Not Every Critic’s a Parasite, but . . .

image of Truman Capote's "In Cold Blood"

(Author’s note: I was about to post an illustration today of why I loathe Pauline Kael–I find that returning to her movie reviews is like picking at a scab–when I realized I’d posted a more temperate, less ad Kaelinam, piece last November.  So here’s that piece again.  It should, I hope, set up the newer and nastier one–which I’ll post here on Wednesday–rather nicely.)

When Ras praised Pauline Kael, a couple of our favorite readers here at 317am let us know they’re not big on critics.  Of any kind.  Which reminds me that English professors are critics and that I was almost one myself.  I can pinpoint the moment when I knew the job description wouldn’t fit me.

Some 40 years ago, my mentor in graduate school at the University of North Carolina was Dr. Wise (or so I’ll call him).  In dress and grooming he was like an old portrait, brought to life, of a courtly Presbyterian elder, in his mid-fifties then, with thick eyeglasses and plump dark pouches beneath his eyes that we knew he’d earned under shaded lamps late at night.  He seemed to have read, and thought about, everything.  Author of Read more »

Donald Antrim and the Case of the Vanishing Epiphany

Photo of author Donald Antrim.

Faithful readers of 317am know I’ve been on an epiphany kick lately. What got me started was reading a story in the New Yorker a month or so back (“Ever Since” by Donald Antrim), a story in which that essential piece of short-story scaffolding, the epiphany, a device generations of readers grew up savoring, seems to have disappeared entirely. Upon rereading Antrim’s story I think I did find the glimmer of an epiphany. More about that in a minute, but what intrigued me is how a vital trope for writers had been invented and developed, how it had flourished and become the standard, and how it had faded down to a subtle nubbin of meaning, all in a bit less than 100 years – the period from James Joyce’s story collection Dubliners (1914) to Antrim. Read more »

“The Dead”: James Joyce on a Roll

photo of James Joyce.

When a meme morphs across intellectual boundaries, the results can be unpredictable and extraordinarily powerful. In my previous post, “How James Joyce Reinvented the Epiphany and Saved the Short Story,” I told how the great Irish modernist borrowed a concept from his religious upbringing and thus recharged the short story. Read more »

Ted the Cat Feels the Sap Rise

image of Ted the Cat

These days I pay a lot of attention to Ted’s appearance—his weight, his coat, his posture—and his behavior . . . his appetite, the weird squeaky noises he makes, his attention to (ahem!) sanitation issues, his interest in playing, his enthusiasm for the world outside the window.  Our boy ain’t gettin’ any younger, that’s for sure.  Yet he surprised me the other day by managing to hop up on the window sill, just like the young athlete he once was, and staring intently out into the yard, just like the old days.  Spring is here.  I listened for awhile with him to the riot of birdsong going on outside.  “The blood’s up, eh, Teddy Bear?” I said.  I could have sworn just then that he gave me a conspiratorial wink.  Later I found this on the monitor upstairs. Read more »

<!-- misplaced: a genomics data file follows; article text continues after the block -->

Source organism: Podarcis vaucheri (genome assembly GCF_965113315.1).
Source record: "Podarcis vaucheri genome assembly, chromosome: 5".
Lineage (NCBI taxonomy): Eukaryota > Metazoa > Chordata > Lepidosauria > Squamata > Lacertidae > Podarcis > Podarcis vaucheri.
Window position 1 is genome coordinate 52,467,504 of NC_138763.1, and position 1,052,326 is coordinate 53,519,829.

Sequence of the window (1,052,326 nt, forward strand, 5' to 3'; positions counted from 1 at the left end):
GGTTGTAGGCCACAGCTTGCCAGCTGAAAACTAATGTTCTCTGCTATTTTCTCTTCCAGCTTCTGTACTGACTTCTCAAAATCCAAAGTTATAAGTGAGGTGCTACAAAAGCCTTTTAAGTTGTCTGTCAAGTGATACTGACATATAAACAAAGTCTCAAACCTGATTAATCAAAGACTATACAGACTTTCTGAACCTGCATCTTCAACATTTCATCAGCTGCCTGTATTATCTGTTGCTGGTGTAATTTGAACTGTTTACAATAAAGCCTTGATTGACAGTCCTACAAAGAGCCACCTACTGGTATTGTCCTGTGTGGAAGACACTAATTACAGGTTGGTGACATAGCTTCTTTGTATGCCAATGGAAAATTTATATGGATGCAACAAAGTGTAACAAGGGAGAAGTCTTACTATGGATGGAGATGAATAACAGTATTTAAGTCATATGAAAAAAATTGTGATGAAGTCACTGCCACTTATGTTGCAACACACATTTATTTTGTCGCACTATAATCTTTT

How James Joyce Reinvented the Epiphany and Saved the Short Story

Photo of James Joyce.

I’ve been working up a new course this spring in the contemporary short story. To get a sense of what makes for a good short story, I’ve gone back to ground zero – that is, I’ve been reading various acknowledged masters of the short-story form to see what their tips for writers are. When you try that on James Joyce, you get into deep water fast. Read more »

I Am Waiting

image of Lawrenbce Ferlinghetti in 1959

It was the poet Wordsworth who said that in getting and spending we lay waste our powers.  These days, Lord knows, I still do plenty of spending.  As far as “getting” is concerned, well, I’m still getting up every morning—does that count?

Retirement has involved a particular kind of mental rewiring—the leisurely refocusing of my attention away from worldly concerns (work, politics, pop culture) and toward more timeless pleasures.  I would never have believed it:  sometimes I catch myself relaxing.

It’s a relaxing of a particular kind, too.  A certain openness to sensation.  Less prose, more poetry.  Less noise, more silence.  Fewer thoughts, more feelings—or depth of feeling.  A little less judging, a little more forgiveness.  Don’t ask me why.  I’m just pleased that it’s happening.

Which brings me to a poem that I encountered in my late twenties, by that lovely soul, Lawrence Ferlinghetti.  Read more »


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